Zaian Chowdhury

March 4, 2018

IamBRAC: How to stop child marriage

“The root of much abuse is child marriage. It has taken a considerable amount of time for people to understand that, and many souls have suffered unimaginably as a result. There is definitely greater awareness now, but it did not happen easily. We must continue to make sure no one allows it to happen.”
January 25, 2018

Tune in to Bangladesh’s most awarded community radio

The radio is on full blast as we drive down the winding roads of north-eastern Bangladesh. News, music, discussions. As we come closer to Moulvibazar city, the young people we are travelling with turn up the volume even more. The dialect changes. Everything is suddenly in their local tongue - Sylheti.
December 14, 2017

IamBRAC: Adventuring from Kaliganj to Kabul, Magura to Liberia

Khaled considers his work as the ultimate adventure, with a simple philosophy – always work for the greater good of the people around you. BRAC was his first job, and three decades have flown by since.
December 7, 2017

Preparing for exams on a remote island

Standing on a distant piece of land in the middle of the haor (wetlands) of Sunamganj in northwestern Bangladesh, a sea surrounds the school. The water stretches as far as the eyes can see, with a few patches of croplands peeking through the horizon. It is the only school in an area of eight square kilometers.
November 26, 2017

What do safe spaces in a humanitarian crisis look like?

Deep inside the chaotic makeshift settlements of Kutupalong, Cox’s Bazar, is a spacious, shaded, colourful place. A bamboo structure with handmade decorations hanging from the walls. Curious onlookers gather outside the thatched windows, attracted by the rhythm.
November 9, 2017

The secret of a smart child: Plenty of playtime

This little indoor playground looks like utter colourful chaos. Blank pages smeared with rainbows and imperceptible shapes. The air resounds of age-old songs and simple poetry. There is a grown-up here, but she too is immersed in the madness. But there is a method to this madness.
October 31, 2017

Of dignity and dream homes: Transforming a slum in 3 steps

Chinta Didi just got a new, two-storied house. It costs less than USD 1,500 - and her neighbours built it for her. She has been partially blind since birth, and relies on the little income that her husband earns from working at a welding shop.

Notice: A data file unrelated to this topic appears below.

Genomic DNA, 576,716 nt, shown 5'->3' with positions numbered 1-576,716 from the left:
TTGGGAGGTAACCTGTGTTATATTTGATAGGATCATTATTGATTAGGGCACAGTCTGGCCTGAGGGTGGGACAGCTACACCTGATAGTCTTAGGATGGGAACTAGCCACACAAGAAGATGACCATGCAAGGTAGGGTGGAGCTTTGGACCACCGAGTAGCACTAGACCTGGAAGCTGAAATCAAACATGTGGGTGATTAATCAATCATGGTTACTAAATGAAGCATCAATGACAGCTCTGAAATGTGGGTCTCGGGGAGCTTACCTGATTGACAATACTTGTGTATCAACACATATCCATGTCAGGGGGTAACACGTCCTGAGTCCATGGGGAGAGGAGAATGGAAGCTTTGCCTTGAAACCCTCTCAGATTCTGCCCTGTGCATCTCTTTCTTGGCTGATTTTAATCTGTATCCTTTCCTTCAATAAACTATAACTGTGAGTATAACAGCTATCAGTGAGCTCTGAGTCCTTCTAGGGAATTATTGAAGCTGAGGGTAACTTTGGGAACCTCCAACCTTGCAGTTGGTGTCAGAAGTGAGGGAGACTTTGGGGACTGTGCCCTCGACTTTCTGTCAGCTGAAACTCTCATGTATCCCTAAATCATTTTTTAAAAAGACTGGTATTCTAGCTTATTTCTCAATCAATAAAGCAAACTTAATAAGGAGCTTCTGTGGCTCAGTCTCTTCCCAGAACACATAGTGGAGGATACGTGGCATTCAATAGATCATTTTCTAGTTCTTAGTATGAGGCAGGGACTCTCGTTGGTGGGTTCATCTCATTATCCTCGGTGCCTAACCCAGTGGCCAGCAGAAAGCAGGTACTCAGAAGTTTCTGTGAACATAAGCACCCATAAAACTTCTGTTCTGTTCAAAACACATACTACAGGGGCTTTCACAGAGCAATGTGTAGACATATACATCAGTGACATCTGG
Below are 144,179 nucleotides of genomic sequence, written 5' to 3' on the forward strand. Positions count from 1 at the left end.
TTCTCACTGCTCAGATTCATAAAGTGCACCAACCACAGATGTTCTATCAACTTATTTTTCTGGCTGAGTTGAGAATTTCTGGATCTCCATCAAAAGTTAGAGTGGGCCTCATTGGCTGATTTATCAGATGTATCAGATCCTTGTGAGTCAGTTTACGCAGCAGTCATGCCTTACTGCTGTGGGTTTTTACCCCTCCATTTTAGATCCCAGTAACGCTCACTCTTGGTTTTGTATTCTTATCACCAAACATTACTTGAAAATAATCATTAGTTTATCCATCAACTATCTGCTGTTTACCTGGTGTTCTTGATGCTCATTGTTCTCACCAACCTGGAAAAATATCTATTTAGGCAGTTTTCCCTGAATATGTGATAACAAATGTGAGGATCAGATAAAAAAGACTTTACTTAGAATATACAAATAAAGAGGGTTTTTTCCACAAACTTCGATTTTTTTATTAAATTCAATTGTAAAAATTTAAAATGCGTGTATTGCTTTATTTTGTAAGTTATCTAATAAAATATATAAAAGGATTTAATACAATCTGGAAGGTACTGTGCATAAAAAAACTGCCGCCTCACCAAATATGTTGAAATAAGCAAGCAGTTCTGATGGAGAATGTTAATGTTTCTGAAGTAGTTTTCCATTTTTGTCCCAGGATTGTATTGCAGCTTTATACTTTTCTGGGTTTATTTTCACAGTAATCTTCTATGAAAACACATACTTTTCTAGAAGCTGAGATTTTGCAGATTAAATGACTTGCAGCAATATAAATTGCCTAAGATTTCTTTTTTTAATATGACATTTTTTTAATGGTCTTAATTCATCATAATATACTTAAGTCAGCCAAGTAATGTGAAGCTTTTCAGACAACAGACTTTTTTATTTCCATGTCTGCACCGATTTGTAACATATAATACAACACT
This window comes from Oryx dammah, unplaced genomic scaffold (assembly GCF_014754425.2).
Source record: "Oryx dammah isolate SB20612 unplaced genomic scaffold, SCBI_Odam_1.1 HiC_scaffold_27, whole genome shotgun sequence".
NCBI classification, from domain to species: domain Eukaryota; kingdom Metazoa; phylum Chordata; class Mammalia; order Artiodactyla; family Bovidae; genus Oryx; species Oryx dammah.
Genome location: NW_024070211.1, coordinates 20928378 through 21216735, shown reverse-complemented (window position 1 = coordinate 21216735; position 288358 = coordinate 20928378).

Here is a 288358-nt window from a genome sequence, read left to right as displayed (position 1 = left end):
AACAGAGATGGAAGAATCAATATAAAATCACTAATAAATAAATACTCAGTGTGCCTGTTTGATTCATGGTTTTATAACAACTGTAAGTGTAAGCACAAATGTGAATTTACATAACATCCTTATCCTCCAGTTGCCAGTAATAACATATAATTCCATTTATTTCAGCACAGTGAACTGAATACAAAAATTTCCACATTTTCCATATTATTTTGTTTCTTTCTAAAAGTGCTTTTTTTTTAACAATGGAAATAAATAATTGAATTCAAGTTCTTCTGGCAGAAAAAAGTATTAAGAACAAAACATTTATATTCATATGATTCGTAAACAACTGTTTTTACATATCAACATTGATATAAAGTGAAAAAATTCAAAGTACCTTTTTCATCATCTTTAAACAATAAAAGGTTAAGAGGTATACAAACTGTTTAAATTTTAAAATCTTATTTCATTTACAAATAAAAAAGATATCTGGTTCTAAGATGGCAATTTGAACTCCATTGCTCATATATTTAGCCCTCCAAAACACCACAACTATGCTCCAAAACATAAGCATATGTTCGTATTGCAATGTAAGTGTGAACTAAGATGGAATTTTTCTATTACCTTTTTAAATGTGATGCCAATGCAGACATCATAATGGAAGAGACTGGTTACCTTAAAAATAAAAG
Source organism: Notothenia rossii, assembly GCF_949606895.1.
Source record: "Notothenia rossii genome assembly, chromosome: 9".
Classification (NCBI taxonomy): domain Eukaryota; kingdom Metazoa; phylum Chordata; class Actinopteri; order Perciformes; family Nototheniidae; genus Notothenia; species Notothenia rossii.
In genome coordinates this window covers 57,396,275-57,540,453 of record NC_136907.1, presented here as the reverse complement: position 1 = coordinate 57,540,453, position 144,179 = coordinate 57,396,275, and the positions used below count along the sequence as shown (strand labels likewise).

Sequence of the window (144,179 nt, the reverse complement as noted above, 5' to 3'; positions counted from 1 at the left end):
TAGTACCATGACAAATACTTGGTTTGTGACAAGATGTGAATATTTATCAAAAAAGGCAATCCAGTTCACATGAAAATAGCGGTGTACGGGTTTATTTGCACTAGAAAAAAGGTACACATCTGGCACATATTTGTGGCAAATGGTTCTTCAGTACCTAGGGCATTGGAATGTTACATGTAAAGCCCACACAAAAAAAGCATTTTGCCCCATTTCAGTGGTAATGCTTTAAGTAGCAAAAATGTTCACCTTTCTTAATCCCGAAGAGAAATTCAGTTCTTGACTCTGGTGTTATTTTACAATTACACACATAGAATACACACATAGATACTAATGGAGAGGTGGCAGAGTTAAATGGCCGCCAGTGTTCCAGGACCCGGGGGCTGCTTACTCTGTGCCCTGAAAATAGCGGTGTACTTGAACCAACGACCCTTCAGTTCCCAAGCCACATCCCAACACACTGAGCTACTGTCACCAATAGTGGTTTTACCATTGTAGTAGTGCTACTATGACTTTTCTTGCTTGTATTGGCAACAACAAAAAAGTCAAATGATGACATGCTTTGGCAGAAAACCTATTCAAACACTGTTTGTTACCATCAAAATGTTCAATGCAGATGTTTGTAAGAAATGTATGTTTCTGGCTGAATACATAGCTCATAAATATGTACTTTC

October 23, 2017

Women humanitarian aid workers saving lives in the frontline

From a bird’s-eye-view, if one were to look at the vast settlements where people from Rakhine state of Myanmar are currently residing, they would see many pink dots purposefully moving about. This rush of pink are BRAC’s women humanitarian workers delivering life-saving services, specifically to women and girls who make up more than half of the 589,000 people who have come to Bangladesh since 25 August.
October 20, 2017

A midnight cow hunt

It was 3am when Abdur Rahim received a panicked phone call. There was a thief on the loose, and a cow had gone missing.
September 15, 2017
BLOG Health

The doctor without a degree saving hundreds of lives in Bangladesh

It is 5:30am in Kaliyakoir, Gazipur, and Nilufar Yasmin’s patients are waiting already outside, lined up beside a sign that says ‘BRAC Shasthya Shebika’. They are farmers and shopkeepers, and they have come to ‘Doctor Apa’ to get their daily dose of tuberculosis medicine before heading to work.
September 5, 2017

Floating schools for climate change

Jhuma’s home, a small mud house, stands alone on a little raised piece of land in the middle of a vast inland sea. She lives in the haor, a seemingly endless stretch of wetlands in Sunamganj in northern Bangladesh. Everything around her is covered by water. She cannot see land, as far as she looks, for more than half of the year. More children drop out from schools in these areas than anywhere else in the country. 20 million people live in the haor region that spreads across seven districts. Less than 1% finish high school.
August 17, 2017

Why is Bangladesh in space?

From the congested, waterlogged streets of Dhaka to flooded farmlands across the country, Bangladesh has enough problems right here. What is the point in looking to the sky when all it brings is rain? Why on earth are we trying to get to space?